One year when I was working on a book, and so sitting at my desk right next to the window that held my favorite feeder, I couldn’t help but notice that yellow jackets were a serious problem, not only hogging the feeder but actually chasing away the hummingbirds. When I couldn’t stand watching anymore, I finally grabbed our hand vacuum, opened the window, and sucked out several yellow jackets.

One female hummingbird took notice. Within a half hour, whenever a yellow jacket took over the feeder, she started hovering at the window, giving me a long hard stare until I got the vacuum and sucked out the problem wasp. The vacuum was noisy, and if I’d turned it on her, it would have sucked her into it, too, but she seemed utterly unafraid—the whole time I was leaning out the window vacuuming up wasps, she’d hover nearby as if supervising. If I didn’t notice her right away when a wasp took over the feeder, she started actually tapping at the window with her beak to get my attention.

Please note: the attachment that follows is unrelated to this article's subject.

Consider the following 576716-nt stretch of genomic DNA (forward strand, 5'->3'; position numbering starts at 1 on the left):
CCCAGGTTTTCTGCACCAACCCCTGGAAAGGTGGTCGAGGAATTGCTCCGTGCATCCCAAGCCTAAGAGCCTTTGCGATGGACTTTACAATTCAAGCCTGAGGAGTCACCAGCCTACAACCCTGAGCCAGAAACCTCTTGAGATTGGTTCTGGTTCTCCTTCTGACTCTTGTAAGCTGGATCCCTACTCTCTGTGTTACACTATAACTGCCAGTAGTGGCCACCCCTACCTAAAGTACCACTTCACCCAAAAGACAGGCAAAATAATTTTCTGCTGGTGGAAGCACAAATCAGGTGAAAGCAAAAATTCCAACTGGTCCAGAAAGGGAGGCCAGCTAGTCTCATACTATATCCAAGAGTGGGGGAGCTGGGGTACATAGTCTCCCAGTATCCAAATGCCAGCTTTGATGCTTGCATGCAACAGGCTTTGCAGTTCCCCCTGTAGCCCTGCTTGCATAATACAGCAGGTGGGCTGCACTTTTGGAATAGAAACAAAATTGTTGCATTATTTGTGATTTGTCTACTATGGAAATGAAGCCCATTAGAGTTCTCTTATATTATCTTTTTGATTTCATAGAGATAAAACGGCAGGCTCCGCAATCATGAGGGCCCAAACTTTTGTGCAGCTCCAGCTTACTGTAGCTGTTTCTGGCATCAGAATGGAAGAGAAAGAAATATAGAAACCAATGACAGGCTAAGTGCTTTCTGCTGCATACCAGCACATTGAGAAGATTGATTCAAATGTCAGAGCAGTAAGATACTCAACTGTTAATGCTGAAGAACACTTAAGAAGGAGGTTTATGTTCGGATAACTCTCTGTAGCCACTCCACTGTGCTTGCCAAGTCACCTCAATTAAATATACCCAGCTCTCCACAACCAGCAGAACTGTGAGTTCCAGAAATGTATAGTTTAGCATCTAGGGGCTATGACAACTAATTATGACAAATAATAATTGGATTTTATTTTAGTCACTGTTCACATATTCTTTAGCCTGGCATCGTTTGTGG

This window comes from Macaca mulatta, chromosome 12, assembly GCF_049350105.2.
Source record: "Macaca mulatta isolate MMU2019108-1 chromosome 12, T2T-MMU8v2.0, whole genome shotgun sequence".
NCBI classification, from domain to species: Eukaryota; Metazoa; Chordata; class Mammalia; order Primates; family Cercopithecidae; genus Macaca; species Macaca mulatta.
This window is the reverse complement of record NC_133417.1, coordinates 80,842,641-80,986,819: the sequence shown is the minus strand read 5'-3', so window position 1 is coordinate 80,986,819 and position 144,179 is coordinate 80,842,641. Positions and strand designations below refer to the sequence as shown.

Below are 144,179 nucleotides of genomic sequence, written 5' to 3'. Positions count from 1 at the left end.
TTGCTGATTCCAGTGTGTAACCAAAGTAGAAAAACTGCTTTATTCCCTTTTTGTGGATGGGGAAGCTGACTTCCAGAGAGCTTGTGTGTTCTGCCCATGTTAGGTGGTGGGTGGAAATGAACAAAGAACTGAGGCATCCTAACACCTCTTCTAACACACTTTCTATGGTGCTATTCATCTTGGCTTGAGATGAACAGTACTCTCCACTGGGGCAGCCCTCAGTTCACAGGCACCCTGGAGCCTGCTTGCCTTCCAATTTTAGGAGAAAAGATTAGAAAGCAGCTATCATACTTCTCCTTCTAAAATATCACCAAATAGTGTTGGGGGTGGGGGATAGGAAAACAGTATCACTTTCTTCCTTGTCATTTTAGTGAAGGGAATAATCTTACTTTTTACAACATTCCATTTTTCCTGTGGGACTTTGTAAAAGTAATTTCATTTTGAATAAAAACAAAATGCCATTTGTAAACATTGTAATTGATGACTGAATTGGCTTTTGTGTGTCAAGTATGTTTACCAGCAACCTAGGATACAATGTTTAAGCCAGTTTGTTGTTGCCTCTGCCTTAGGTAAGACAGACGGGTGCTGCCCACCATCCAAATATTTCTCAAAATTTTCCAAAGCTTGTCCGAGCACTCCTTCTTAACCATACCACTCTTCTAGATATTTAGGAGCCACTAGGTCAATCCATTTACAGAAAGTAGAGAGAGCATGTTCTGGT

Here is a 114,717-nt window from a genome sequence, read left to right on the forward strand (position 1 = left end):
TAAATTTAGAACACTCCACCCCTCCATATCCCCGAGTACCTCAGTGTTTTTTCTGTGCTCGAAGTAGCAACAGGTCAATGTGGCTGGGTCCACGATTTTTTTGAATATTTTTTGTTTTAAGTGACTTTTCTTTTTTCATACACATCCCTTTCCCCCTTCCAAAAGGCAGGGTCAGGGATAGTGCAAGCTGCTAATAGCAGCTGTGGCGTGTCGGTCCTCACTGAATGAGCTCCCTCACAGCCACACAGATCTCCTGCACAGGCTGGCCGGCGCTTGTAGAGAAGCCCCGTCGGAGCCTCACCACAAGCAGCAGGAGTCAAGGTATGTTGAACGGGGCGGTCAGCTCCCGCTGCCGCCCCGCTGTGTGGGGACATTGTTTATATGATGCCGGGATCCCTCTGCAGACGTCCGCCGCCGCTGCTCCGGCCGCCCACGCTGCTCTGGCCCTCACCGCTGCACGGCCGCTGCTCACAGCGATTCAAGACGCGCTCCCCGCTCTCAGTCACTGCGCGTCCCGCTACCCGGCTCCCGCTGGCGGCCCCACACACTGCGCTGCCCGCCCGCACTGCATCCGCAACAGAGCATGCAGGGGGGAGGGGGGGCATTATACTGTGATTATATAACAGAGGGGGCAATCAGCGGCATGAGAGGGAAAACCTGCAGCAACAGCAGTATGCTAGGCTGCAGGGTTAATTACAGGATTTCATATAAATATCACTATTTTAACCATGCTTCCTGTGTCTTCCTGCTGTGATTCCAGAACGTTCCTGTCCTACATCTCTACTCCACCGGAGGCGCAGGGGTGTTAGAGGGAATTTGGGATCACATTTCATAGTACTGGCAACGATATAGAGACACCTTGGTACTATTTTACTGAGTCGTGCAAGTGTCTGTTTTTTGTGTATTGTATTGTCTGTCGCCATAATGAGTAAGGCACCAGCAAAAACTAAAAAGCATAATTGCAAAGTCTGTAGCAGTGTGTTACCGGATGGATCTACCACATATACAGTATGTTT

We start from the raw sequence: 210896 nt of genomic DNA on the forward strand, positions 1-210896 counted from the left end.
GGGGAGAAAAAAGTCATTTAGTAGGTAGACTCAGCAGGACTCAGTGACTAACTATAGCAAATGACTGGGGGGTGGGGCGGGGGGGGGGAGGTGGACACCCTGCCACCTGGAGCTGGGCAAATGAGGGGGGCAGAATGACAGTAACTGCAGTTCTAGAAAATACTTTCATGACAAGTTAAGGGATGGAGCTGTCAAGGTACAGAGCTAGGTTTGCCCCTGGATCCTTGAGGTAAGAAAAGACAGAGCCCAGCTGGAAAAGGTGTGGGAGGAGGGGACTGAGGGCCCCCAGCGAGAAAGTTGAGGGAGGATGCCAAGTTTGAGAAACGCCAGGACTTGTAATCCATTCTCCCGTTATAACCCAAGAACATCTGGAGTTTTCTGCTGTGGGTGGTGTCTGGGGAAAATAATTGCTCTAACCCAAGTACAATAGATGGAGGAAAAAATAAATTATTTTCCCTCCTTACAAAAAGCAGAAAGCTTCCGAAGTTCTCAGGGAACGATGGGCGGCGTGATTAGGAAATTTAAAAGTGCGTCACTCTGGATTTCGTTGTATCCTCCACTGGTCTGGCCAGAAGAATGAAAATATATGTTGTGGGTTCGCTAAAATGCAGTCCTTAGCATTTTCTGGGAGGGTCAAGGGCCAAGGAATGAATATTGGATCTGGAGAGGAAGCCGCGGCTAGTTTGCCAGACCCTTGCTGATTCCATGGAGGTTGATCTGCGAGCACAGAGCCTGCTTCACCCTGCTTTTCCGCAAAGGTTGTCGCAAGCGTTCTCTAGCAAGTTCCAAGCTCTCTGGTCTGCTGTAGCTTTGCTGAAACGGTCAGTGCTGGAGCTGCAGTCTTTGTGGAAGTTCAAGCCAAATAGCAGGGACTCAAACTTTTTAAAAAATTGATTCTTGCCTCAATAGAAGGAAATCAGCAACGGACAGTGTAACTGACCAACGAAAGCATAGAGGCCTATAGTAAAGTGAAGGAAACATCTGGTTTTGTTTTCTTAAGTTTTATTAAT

Hummingbirds are so tiny and vulnerable that it always takes me aback how quickly they figure out which people will do their bidding. Every year delighted hummingbird aficionados tell me stories about the hummingbirds that return year after year and look in the window for them. For weighing a mere eighth to a tenth of an ounce—you could mail ten of them with a single stamp—they are astonishingly intelligent and have long memories. Their lives are treacherous, yet some banded Ruby-throated Hummingbirds have lived at least 9 years thanks to their intelligence, which can temper a natural wariness with learned discrimination.

Vacuuming problem wasps is a non-toxic way of dealing with them, but it still made me sad about killing the insects. One of my friends worked out a way of banishing his wasps from his favorite hummingbird feeders: he filled one feeder with a concentrated sugar water mixture with a 1:1 ratio. Wasps prefer far stronger sugar mixtures than hummingbirds do, and so the wasps gravitated to that feeder, leaving the other feeders for the hummers. He moved the wasp feeder further and further from his house, and within a day or two his wasps were in the furthest reaches of his backyard while he enjoyed his hummingbirds and they enjoyed safety. This of course isn’t a good solution if you, your family, or any neighbors are allergic to stings, but was the ideal solution for him.